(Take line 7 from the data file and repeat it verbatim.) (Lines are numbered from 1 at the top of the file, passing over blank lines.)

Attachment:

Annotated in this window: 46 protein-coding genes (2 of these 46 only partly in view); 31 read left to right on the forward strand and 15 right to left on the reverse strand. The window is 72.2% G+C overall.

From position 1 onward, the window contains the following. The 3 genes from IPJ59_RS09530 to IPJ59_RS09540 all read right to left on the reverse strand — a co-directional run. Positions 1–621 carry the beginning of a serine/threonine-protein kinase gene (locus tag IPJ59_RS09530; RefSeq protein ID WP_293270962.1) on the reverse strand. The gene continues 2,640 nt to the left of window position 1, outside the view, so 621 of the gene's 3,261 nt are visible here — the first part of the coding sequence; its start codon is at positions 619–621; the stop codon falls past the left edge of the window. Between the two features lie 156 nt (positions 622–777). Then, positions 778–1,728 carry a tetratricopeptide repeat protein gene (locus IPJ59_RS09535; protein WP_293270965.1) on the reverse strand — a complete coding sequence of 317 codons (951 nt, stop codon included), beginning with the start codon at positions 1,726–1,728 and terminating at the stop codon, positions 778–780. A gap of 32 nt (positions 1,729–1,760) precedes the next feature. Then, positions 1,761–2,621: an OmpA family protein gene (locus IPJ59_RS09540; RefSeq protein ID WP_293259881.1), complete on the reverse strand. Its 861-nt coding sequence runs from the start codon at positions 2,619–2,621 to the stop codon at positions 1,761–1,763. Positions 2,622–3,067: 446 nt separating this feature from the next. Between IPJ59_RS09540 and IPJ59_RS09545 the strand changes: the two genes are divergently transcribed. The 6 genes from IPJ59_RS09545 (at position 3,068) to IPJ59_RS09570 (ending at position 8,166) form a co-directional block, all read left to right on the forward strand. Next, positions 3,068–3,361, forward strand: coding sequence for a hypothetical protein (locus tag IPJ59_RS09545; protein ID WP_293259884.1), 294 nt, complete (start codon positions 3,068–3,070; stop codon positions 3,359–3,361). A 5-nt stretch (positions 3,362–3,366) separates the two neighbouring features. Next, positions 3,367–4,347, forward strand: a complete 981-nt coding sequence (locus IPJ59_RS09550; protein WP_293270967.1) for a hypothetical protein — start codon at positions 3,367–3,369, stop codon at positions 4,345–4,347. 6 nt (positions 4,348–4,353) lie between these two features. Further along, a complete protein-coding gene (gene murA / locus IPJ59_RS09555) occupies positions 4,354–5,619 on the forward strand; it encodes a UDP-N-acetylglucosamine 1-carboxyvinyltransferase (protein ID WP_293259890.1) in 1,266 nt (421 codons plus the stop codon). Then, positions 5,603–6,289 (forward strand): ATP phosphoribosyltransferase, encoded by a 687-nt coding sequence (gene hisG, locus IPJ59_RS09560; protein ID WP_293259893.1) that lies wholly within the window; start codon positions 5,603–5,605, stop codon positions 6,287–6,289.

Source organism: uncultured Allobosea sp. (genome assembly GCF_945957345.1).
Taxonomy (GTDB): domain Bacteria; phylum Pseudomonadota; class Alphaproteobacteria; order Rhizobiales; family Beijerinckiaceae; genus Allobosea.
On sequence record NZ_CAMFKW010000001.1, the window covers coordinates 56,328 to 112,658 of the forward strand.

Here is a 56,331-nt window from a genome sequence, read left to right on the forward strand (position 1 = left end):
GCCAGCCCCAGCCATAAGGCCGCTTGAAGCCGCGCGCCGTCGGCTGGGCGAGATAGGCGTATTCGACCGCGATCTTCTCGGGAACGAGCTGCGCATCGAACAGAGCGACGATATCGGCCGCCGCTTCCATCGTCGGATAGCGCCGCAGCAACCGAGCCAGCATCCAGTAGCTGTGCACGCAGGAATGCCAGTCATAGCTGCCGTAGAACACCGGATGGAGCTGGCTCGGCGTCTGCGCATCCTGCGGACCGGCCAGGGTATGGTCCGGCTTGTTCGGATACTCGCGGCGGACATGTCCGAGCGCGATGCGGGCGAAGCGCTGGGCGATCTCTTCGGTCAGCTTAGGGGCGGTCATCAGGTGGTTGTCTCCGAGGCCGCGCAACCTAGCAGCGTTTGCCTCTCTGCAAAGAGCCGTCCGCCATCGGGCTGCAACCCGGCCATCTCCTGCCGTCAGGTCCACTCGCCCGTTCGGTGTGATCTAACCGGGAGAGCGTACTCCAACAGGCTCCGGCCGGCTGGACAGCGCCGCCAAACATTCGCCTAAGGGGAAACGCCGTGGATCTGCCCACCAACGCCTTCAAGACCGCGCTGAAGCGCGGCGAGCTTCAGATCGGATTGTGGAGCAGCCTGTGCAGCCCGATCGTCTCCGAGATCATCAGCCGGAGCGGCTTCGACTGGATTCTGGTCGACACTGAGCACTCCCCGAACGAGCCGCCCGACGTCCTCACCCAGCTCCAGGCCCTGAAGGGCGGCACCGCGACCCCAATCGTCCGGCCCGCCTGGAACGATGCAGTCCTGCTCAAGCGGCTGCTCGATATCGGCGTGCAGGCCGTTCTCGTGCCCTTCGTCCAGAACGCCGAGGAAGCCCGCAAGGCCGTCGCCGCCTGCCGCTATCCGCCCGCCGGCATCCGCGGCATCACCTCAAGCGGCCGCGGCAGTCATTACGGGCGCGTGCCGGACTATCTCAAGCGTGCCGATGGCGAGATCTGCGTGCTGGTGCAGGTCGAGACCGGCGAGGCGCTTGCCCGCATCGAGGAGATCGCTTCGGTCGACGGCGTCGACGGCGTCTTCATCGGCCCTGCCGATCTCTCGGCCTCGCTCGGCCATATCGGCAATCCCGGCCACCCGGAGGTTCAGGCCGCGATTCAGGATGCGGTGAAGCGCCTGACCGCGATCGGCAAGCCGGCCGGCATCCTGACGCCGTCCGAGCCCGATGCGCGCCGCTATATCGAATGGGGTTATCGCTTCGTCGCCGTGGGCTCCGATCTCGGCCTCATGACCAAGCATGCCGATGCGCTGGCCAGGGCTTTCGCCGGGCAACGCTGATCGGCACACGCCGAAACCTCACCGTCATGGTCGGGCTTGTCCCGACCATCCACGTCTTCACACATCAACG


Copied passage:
GCCAGCCCCAGCCATAAGGCCGCTTGAAGCCGCGCGCCGTCGGCTGGGCGAGATAGGCGTATTCGACCGCGATCTTCTCGGGAACGAGCTGCGCATCGAACAGAGCGACGATATCGGCCGCCGCTTCCATCGTCGGATAGCGCCGCAGCAACCGAGCCAGCATCCAGTAGCTGTGCACGCAGGAATGCCAGTCATAGCTGCCGTAGAACACCGGATGGAGCTGGCTCGGCGTCTGCGCATCCTGCGGACCGGCCAGGGTATGGTCCGGCTTGTTCGGATACTCGCGGCGGACATGTCCGAGCGCGATGCGGGCGAAGCGCTGGGCGATCTCTTCGGTCAGCTTAGGGGCGGTCATCAGGTGGTTGTCTCCGAGGCCGCGCAACCTAGCAGCGTTTGCCTCTCTGCAAAGAGCCGTCCGCCATCGGGCTGCAACCCGGCCATCTCCTGCCGTCAGGTCCACTCGCCCGTTCGGTGTGATCTAACCGGGAGAGCGTACTCCAACAGGCTCCGGCCGGCTGGACAGCGCCGCCAAACATTCGCCTAAGGGGAAACGCCGTGGATCTGCCCACCAACGCCTTCAAGACCGCGCTGAAGCGCGGCGAGCTTCAGATCGGATTGTGGAGCAGCCTGTGCAGCCCGATCGTCTCCGAGATCATCAGCCGGAGCGGCTTCGACTGGATTCTGGTCGACACTGAGCACTCCCCGAACGAGCCGCCCGACGTCCTCACCCAGCTCCAGGCCCTGAAGGGCGGCACCGCGACCCCAATCGTCCGGCCCGCCTGGAACGATGCAGTCCTGCTCAAGCGGCTGCTCGATATCGGCGTGCAGGCCGTTCTCGTGCCCTTCGTCCAGAACGCCGAGGAAGCCCGCAAGGCCGTCGCCGCCTGCCGCTATCCGCCCGCCGGCATCCGCGGCATCACCTCAAGCGGCCGCGGCAGTCATTACGGGCGCGTGCCGGACTATCTCAAGCGTGCCGATGGCGAGATCTGCGTGCTGGTGCAGGTCGAGACCGGCGAGGCGCTTGCCCGCATCGAGGAGATCGCTTCGGTCGACGGCGTCGACGGCGTCTTCATCGGCCCTGCCGATCTCTCGGCCTCGCTCGGCCATATCGGCAATCCCGGCCACCCGGAGGTTCAGGCCGCGATTCAGGATGCGGTGAAGCGCCTGACCGCGATCGGCAAGCCGGCCGGCATCCTGACGCCGTCCGAGCCCGATGCGCGCCGCTATATCGAATGGGGTTATCGCTTCGTCGCCGTGGGCTCCGATCTCGGCCTCATGACCAAGCATGCCGATGCGCTGGCCAGGGCTTTCGCCGGGCAACGCTGATCGGCACACGCCGAAACCTCACCGTCATGGTCGGGCTTGTCCCGACCATCCACGTCTTCACACATCAACG